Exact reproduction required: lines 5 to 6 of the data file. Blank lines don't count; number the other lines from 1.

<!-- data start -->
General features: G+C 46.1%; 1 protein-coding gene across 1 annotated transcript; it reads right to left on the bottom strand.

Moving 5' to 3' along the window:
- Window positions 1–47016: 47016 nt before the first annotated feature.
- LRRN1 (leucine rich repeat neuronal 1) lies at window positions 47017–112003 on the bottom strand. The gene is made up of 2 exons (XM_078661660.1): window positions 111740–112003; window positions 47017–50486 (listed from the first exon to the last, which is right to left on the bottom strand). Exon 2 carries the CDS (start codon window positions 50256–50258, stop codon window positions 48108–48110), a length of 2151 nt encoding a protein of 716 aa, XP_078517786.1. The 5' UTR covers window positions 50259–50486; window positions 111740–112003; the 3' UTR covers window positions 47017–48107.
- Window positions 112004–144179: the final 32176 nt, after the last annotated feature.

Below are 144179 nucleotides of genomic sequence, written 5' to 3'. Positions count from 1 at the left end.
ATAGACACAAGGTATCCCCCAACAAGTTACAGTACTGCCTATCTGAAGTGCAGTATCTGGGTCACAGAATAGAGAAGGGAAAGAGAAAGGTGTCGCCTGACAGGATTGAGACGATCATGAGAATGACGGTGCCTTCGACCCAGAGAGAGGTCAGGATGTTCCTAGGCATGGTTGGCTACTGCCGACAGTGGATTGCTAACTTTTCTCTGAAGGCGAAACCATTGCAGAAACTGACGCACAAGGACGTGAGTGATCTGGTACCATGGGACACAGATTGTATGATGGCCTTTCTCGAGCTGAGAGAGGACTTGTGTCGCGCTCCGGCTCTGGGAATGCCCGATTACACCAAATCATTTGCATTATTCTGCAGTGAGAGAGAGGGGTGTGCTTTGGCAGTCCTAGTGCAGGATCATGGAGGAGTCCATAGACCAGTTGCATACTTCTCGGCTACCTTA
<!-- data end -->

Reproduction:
- Window positions 112004–144179: the final 32176 nt, after the last annotated feature.

Below are 144179 nucleotides of genomic sequence, written 5' to 3'. Positions count from 1 at the left end.